About Olbia and its surrounding
Olbia has more than 50.000 inhabitans, extends all along its inner Gulf.
The social and economical life of Olbia's gulf area has passed through controversial times of crisis and development. Nowadays, the coexistence of different social, collective and productive realities tend to go through good and worse periods.
The major human activities take place along the two ports of Olbia and Golfo Aranci along its Gulf. Olbia's port is considered the main entrance of northern Sardinia, Gallura and the Emerald Coast. It has the highest passenger frequency in Italy and is one of the most important transits of the Mediterranean.
Since the Neolithics, people used to inhabit this prosperous area.
The giant tomb of Su Monte and s'Abe, the fortification of Rinu Mulinu at Cabu Abbas and the sacred water well of Sa Testa are some of the most significant evidences of the Bronze age and particularly of the Nuragic Age.
The first organized urban settlement was Carthaginian approximately around 350 before Christ.
Olbia grew above all commercially, and was protected by two defence walls.
Olbia represented an important stand point for the Roman Empire. After the economic, political and social decline of the Roman Empire, they could no longer protect the island. During a vandalistic attack, Olbia was plundered, set on fire, and lost all its ships on a sinkage.
From 534 Sardinia went under the Byzantine dominion and was later reorganized autonomously in
4 district governed by a judge: Arborea, Carali, Torres and Gallura. Olbia became the capital of Gallura and was first named Civita and later Terranova; the inhabitants came initially from Pisa while in 1323 arrived the Aragonese.
The city gradually fell but its population rose again in the second half of '800. From 1862 to 1939
Olbia became “Terranova Pausania” and since then was again renamed Olbia.
From the beginnning of the '60, driven by the Emerald Coast, Olbia became the main reference point and service desk of Gallura.
Street market, shopping malls, many bars, fantastic restaurants make Olbia a very lively city.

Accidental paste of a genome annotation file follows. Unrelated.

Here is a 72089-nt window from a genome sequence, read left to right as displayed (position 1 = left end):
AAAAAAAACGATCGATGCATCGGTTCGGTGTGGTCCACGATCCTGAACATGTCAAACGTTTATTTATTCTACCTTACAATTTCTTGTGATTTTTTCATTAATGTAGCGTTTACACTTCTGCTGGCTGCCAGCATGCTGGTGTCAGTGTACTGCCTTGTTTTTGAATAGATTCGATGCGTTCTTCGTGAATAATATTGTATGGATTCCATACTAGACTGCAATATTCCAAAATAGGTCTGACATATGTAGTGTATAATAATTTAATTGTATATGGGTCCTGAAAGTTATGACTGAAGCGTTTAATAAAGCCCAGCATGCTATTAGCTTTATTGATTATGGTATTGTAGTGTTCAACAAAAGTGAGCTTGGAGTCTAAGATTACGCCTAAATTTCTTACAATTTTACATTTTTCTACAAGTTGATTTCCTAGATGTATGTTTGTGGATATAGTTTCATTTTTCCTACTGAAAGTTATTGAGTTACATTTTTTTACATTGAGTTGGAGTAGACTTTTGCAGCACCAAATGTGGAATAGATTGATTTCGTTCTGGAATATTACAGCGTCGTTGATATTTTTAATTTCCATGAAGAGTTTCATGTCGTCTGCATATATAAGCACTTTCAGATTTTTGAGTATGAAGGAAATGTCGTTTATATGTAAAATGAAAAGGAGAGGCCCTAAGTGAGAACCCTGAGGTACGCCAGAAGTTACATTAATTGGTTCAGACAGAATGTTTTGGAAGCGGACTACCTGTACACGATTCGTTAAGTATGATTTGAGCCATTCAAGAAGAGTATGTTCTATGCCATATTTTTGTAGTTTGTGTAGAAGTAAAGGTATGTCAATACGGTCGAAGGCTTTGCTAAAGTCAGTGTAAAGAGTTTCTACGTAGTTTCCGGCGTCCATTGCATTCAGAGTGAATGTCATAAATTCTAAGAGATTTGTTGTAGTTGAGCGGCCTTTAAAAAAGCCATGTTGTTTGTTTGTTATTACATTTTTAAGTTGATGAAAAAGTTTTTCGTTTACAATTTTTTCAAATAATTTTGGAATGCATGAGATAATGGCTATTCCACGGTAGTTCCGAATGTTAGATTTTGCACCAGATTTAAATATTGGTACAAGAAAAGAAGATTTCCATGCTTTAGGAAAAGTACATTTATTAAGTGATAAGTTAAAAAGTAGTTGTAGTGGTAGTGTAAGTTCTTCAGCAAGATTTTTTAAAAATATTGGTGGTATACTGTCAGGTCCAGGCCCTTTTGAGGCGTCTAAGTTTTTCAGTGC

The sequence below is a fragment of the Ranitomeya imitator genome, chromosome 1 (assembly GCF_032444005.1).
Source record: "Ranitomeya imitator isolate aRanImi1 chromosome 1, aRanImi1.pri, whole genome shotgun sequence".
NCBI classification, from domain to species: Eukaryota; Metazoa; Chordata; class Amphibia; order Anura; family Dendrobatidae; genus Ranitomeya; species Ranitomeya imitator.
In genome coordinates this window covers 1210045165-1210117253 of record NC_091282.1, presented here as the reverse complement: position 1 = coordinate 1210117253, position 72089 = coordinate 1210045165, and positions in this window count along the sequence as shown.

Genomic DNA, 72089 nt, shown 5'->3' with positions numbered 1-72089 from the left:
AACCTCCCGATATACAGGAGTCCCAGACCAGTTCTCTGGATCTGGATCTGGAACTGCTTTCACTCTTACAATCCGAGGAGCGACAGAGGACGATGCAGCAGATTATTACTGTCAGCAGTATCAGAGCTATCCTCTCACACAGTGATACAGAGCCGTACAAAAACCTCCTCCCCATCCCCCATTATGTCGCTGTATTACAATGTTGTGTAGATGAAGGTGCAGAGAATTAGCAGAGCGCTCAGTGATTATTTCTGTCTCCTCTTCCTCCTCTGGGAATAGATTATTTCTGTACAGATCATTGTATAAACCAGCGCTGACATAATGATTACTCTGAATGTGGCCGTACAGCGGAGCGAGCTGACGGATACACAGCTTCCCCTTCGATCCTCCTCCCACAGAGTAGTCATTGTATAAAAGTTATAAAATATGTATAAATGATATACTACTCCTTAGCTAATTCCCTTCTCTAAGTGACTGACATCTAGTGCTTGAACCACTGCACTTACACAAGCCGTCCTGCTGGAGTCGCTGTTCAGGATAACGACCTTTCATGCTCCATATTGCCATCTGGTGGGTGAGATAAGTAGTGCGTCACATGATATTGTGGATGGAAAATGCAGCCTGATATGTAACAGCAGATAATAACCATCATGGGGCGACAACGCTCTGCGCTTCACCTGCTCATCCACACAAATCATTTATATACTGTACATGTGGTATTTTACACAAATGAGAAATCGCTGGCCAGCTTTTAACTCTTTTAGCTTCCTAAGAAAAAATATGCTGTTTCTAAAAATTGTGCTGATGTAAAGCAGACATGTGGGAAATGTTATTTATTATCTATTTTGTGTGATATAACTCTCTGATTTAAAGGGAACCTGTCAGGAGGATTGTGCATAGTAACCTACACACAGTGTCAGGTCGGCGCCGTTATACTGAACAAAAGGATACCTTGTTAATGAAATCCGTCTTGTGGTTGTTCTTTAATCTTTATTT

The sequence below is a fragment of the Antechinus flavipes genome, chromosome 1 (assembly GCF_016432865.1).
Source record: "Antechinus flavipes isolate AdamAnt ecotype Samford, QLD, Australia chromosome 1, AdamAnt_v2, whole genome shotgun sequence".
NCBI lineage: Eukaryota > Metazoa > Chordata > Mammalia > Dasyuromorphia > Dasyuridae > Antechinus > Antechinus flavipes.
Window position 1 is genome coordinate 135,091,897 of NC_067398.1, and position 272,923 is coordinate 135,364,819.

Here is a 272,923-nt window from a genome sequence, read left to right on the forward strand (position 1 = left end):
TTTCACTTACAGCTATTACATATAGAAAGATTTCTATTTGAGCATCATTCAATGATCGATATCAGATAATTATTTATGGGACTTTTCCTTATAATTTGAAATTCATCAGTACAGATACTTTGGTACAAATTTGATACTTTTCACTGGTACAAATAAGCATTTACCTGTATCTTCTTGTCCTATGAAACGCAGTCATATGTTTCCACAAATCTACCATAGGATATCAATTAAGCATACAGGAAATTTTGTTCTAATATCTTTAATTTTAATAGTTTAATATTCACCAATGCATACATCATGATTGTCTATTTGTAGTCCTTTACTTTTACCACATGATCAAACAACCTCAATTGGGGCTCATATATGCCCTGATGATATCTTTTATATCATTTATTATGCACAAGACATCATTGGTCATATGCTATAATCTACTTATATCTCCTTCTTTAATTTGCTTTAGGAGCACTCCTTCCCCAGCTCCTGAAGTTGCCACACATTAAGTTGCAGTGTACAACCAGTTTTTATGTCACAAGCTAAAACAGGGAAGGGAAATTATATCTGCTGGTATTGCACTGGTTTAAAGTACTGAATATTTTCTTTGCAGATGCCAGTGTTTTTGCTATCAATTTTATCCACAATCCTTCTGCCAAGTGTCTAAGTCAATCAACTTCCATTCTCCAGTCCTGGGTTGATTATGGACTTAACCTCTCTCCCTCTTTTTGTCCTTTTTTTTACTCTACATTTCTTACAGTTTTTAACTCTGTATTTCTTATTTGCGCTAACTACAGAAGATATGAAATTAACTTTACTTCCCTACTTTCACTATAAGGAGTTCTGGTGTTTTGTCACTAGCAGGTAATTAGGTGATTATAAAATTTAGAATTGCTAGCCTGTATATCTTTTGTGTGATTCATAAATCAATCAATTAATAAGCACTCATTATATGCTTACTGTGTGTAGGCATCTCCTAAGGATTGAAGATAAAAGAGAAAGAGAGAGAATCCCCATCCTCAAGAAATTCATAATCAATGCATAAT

Center downtown and via Aldo Moro are the main beating hearts of the city.
Both Olbia' s Gulf and the whole eastern coastal area have a great biodiversity and needs to be protected.
Olbia, Loiri Porto San Paolo and San Teodoro form the managing institution of the Protected Marina Area of Capo Coda Cavallo, which has perfectly, efficiently and respectfully combined nature and human activities.
The fluvial park Padrongianus is part of Olbia and measures 33 hectares. It is a particularly valuable naturalistic site for the protection and preservation of its fauna and flora. It's an ideal place for active and environmental tourism and for sports activities like hiking, light trekking, archery, canoe, kayak and bird watching.
The gastronomical culture of Olbia is a mixture of meat and scented earth products, fish, shellfish, cheese and honey and comes from the farmer, pastoral culture of Gallura.
It is a very simple cuisine and has been influenced by the different food habits of the various inhabitants of this gulf area. It is quite different from the rest of the Sardinian typicalities such as the cooking culture from its inner regions.
Being near the sea, Olbia's cuisine offers genuine, tasty dishes from the fishermen culture. You can find sea food like mussels, oysters, octopus etc. all around the year. Olbia's well-known mussels are particularly tasty marinate and gratiné and sometimes even raw with lemon, and is influenced by the mussel culture which started at the beginning of the XX century. Octopus sandwich and mussel spaghetti are the favourite dishes by those visitors who use to appreciate good cooking and who love combining food with excellent vine sorts. Gallura has indeed great vineyards and wine cellars. Thanks to its typical weather conditions near the sea and its rough granite land, you can find excellent wine sorts like the well-known white Vermentino and the red Cabernet, Cannonau or Merlot.